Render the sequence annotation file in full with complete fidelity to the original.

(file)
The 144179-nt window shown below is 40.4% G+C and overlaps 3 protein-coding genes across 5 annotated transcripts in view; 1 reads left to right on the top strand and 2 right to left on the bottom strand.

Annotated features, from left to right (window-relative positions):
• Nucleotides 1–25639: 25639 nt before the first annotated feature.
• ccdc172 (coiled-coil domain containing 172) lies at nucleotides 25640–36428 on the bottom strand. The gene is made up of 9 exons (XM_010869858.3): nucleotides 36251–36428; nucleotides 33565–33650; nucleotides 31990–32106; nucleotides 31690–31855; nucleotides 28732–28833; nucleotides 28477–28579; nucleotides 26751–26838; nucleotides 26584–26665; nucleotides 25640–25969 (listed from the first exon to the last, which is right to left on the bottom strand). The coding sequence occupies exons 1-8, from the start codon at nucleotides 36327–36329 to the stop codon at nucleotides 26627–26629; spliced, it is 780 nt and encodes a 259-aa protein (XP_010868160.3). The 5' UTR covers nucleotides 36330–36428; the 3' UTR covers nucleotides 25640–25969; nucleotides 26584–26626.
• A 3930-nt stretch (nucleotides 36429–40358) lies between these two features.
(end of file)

The 144179-nt window shown below is 40.4% G+C and overlaps 3 protein-coding genes across 5 annotated transcripts in view; 1 reads left to right on the top strand and 2 right to left on the bottom strand.

Annotated features, from left to right (window-relative positions):
• Nucleotides 1–25639: 25639 nt before the first annotated feature.
• ccdc172 (coiled-coil domain containing 172) lies at nucleotides 25640–36428 on the bottom strand. The gene is made up of 9 exons (XM_010869858.3): nucleotides 36251–36428; nucleotides 33565–33650; nucleotides 31990–32106; nucleotides 31690–31855; nucleotides 28732–28833; nucleotides 28477–28579; nucleotides 26751–26838; nucleotides 26584–26665; nucleotides 25640–25969 (listed from the first exon to the last, which is right to left on the bottom strand). The coding sequence occupies exons 1-8, from the start codon at nucleotides 36327–36329 to the stop codon at nucleotides 26627–26629; spliced, it is 780 nt and encodes a 259-aa protein (XP_010868160.3). The 5' UTR covers nucleotides 36330–36428; the 3' UTR covers nucleotides 25640–25969; nucleotides 26584–26626.
• A 3930-nt stretch (nucleotides 36429–40358) lies between these two features.